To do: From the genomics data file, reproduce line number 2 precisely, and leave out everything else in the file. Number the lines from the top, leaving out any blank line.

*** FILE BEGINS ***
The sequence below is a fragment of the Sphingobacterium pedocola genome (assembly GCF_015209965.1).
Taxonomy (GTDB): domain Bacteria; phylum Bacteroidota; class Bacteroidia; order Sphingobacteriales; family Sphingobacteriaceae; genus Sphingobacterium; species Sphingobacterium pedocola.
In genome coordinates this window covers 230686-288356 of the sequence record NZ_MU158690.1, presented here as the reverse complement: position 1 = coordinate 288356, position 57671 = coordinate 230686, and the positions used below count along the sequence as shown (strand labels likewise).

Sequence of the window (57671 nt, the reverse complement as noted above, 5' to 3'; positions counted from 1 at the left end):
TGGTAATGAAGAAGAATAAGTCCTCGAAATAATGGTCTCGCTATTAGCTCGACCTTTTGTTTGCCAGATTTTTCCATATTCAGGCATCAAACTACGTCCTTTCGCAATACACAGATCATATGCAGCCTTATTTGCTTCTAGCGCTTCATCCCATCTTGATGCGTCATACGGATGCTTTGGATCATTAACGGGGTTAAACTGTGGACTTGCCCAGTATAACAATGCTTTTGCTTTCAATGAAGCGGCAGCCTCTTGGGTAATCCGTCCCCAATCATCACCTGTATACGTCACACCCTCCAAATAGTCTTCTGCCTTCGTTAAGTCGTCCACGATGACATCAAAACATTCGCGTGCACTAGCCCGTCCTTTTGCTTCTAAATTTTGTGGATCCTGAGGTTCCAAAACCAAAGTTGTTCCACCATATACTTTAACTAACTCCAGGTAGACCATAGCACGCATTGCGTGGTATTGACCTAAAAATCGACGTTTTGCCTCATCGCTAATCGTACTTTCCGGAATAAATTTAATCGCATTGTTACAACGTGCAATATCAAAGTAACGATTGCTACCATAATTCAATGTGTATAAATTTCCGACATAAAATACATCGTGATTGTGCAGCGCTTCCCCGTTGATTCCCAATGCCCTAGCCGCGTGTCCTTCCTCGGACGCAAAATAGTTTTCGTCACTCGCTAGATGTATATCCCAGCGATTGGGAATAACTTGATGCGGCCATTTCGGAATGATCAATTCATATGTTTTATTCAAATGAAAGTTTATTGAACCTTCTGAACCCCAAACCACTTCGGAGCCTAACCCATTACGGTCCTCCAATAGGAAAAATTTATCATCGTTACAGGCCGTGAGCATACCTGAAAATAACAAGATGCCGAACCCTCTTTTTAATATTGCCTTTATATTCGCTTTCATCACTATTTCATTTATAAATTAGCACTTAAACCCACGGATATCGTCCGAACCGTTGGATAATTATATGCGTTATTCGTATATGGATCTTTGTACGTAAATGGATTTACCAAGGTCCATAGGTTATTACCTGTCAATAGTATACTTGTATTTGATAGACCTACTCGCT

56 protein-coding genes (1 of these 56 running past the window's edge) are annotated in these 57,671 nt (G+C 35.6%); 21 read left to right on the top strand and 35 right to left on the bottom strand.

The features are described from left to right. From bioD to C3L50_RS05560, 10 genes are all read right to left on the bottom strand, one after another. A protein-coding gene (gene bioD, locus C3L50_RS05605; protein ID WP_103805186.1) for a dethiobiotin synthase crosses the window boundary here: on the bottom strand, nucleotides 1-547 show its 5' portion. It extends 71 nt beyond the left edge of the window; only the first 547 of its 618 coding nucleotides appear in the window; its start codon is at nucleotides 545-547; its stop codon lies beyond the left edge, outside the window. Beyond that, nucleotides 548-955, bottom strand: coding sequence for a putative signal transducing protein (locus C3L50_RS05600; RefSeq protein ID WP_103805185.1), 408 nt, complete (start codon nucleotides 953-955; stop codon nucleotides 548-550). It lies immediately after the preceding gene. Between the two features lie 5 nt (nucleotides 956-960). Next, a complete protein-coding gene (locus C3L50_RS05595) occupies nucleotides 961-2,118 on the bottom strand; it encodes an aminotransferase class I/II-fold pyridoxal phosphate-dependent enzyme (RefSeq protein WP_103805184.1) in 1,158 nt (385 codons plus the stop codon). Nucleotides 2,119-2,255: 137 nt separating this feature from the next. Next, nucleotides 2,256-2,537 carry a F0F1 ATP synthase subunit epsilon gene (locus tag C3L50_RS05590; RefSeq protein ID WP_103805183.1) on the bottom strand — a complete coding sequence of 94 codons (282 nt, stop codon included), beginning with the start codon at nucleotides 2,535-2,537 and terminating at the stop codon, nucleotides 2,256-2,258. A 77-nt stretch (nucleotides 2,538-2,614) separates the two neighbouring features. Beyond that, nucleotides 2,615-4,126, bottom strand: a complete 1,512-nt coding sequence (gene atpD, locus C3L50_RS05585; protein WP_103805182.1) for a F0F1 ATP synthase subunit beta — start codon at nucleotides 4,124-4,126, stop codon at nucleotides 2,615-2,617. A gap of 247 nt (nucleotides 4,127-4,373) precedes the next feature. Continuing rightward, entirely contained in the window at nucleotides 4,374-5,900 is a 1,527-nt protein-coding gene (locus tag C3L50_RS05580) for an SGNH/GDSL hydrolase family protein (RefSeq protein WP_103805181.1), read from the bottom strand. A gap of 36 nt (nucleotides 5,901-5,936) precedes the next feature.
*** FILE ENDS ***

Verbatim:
Taxonomy (GTDB): domain Bacteria; phylum Bacteroidota; class Bacteroidia; order Sphingobacteriales; family Sphingobacteriaceae; genus Sphingobacterium; species Sphingobacterium pedocola.